January 3, 2011
Report from Taiji: January 3
The New Year has not yet brought a dolphin hunt, let alone a slaughter. We are now on day 14 of the hunt-free streak. The Cove Guardians are holding their breaths in fear of disrupting this time of calm for the dolphins. Yesterday, the dolphin hunters took four boats out of the harbor and performed a ceremony of giving thanks to the sea by pouring bottles of alcohol into the waters and bowing deeply. It was a pleasant experience to witness such a peaceful act of Japanese culture as opposed to the dolphin slaughter that is often claimed as “cultural.” In respect of this tradition, the Cove Guardians kept our cameras off and at our sides. Standing high on a cliff in Japan while watching these fishermen pray to the sea was a bit surreal and I don’t think I’ll forget it any time soon.
As we spent time outside Misty’s pool today with the Save Japan Dolphins group, we were bombarded by the horrendous stench of the dolphin meat wafting towards us from the kitchen of the Dolphin Base Resort. I don’t know if it was the trainers eating their mercury-laden breakfast before a long day’s work, or if it was hotel guests indulging on some dolphin meat before their big day of sightseeing and swimming with these majestic beings. Either way, the smell of cooking dolphin meat whilst watching dolphins erratically leaping in their tiny pens was a very disturbing experience to say the least.
Captain Paul Watson and activist Ric O’Barry’s organizations have joined forces again in Taiji in order to find a solution to Misty’s dilemma. The Cove Guardians have a welcomed new addition to the team. Simon joined us yesterday from Helsinki, Finland making the difficult decision to be away from his wife and unborn child for a week in order to serve with us. The passion and dedication of most Cove Guardians is something that never ceases to amaze me and I am proud to be working with such great people.
As Misty’s story continues to circulate the world, it is now more important than ever to continue calling and e-mailing Dolphin Base. Try to encourage your local media to publish a story about Misty. E-mail popular talk show hosts such as Oprah, Ellen, or anyone with some mass influence and ask them to please get involved. The worst that can happen is that you may not get a response. However, the best-case scenario would be that Misty would be saved.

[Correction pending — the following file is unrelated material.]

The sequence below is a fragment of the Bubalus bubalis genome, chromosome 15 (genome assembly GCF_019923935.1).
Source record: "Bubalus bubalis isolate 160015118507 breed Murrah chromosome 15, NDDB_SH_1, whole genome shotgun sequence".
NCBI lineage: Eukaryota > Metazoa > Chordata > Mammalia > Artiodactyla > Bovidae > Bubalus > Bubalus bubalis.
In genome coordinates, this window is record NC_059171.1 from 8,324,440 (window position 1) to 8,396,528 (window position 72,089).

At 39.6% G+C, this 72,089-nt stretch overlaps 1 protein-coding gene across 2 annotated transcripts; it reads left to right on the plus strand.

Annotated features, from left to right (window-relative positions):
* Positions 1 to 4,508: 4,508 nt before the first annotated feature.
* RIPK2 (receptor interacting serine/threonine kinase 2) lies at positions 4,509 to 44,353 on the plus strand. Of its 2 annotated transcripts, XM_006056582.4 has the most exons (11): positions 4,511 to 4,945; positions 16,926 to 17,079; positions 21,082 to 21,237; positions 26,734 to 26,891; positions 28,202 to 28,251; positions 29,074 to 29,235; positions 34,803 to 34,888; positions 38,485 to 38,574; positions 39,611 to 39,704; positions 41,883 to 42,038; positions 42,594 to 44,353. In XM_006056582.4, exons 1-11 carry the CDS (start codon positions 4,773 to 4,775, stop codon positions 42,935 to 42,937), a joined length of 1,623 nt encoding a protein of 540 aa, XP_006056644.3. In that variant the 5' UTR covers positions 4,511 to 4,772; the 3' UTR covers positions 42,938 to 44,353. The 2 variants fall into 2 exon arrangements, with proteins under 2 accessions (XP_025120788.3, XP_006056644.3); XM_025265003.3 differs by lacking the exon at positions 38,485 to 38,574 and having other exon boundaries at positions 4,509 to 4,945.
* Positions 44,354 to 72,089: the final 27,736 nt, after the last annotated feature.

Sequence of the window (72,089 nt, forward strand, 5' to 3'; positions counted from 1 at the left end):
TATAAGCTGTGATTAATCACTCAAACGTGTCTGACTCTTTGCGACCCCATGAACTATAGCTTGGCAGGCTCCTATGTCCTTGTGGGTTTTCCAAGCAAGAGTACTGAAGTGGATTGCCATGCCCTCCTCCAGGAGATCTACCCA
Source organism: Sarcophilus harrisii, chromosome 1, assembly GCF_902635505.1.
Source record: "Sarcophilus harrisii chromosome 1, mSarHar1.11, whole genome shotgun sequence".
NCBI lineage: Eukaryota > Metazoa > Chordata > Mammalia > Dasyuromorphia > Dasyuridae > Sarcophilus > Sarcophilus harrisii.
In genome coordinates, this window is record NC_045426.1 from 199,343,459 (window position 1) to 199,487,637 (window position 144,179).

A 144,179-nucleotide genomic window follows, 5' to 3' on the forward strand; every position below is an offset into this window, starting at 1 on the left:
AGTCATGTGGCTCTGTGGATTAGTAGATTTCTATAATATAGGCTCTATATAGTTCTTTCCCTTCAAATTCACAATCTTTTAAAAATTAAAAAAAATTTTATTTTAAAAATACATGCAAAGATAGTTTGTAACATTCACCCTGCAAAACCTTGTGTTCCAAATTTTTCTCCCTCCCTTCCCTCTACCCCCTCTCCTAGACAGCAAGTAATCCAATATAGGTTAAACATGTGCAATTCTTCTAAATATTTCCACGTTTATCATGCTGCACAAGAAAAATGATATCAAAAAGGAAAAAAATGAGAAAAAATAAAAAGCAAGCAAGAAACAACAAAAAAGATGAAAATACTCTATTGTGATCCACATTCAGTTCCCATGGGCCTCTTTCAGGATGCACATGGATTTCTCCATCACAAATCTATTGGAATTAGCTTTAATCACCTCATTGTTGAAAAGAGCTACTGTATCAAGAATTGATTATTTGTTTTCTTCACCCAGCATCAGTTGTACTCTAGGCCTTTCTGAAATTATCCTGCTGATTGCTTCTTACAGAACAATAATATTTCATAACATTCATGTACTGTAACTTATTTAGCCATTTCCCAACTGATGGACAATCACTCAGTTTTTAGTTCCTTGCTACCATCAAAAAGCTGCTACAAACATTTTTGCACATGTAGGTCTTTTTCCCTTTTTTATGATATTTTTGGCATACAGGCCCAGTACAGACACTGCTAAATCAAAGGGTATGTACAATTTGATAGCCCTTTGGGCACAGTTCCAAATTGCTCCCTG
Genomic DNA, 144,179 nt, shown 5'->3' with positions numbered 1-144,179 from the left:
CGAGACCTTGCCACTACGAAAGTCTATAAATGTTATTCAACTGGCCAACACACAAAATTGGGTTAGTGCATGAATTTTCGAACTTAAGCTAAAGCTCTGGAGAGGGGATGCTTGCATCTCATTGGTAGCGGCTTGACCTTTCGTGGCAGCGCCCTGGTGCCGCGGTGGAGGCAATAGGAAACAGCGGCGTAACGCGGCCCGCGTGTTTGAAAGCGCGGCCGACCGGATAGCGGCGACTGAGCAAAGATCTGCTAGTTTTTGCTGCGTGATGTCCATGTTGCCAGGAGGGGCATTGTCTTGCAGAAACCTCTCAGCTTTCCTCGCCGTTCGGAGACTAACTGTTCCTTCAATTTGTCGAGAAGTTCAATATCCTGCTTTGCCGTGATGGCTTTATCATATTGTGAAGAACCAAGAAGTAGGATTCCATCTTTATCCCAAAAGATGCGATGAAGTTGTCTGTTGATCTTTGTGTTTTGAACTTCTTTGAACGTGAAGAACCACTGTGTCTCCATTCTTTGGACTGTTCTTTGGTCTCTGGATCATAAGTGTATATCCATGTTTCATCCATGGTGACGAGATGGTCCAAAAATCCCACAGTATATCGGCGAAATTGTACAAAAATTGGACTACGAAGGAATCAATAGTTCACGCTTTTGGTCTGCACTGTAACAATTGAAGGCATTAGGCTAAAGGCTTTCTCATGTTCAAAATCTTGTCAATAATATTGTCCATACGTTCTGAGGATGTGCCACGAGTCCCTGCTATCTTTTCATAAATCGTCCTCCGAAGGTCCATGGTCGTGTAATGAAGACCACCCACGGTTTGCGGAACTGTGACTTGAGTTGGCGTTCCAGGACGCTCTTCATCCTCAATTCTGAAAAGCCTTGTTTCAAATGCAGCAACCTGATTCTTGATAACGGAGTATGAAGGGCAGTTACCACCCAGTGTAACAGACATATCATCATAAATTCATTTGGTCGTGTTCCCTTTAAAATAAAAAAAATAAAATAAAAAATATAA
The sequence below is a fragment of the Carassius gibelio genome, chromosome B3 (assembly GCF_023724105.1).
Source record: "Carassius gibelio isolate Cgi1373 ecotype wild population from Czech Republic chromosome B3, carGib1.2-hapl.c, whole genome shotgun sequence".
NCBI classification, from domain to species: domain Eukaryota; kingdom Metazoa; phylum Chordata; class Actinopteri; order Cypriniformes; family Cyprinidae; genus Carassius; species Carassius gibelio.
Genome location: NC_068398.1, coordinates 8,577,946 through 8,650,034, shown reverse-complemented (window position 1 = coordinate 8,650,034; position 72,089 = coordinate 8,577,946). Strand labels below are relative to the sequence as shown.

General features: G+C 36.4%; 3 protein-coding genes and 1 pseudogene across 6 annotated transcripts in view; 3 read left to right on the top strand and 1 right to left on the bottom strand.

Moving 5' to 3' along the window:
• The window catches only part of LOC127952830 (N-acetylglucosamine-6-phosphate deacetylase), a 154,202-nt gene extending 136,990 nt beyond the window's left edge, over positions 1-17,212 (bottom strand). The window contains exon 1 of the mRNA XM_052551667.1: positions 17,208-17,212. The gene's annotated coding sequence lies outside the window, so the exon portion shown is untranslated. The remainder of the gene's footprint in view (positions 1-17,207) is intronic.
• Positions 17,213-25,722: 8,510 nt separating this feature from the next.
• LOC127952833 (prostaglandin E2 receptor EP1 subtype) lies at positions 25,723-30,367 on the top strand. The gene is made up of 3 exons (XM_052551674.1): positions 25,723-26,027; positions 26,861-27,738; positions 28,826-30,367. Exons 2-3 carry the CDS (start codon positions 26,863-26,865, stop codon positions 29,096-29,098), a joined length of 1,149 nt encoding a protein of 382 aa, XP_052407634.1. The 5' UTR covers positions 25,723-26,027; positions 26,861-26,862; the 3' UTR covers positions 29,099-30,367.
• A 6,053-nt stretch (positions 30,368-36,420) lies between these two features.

To call Dolphin Base from the United States, dial 81-0735-59-3514 or e-mail: firstname.lastname@example.org
Here is your opportunity to become a Cove Guardian. To join us in Taiji (voluntarily, and completely at your own cost and risk), write to us at email@example.com. We will get back to you, but please be patient. We cannot keep an eye on the Cove and answer e-mails at the same time. Contributions to Sea Shepherd Conservation Society to keep our official presence here are needed and welcome. These contributions cover the costs for transport, telephone, equipment, supplies, food, and lodging for the official Sea Shepherd representative. We will remain here through the end of March and will return for the next season in September 2011.
Thank you to the citizens of Japan who are weighing these issues and beginning to take a stand to solve them. Thank you to everyone who is on the frontlines of this war. This is a war to save ourselves from ourselves. Without your calling and writing Japanese embassies and your own governments, there will be no change. Keep it up! Every time dolphins are pushed into the Cove, let them have it. Every time there is blood in the water, let them have it. Make good consumer choices. Inform everyone you know about the tragedy here and how it is linked to the captive dolphin trade. All who patronize a dolphin show have blood on their hands.
For the dolphins,
Nicole, who will be assisting me during the next three months, will share her experiences while in Taiji on her blog.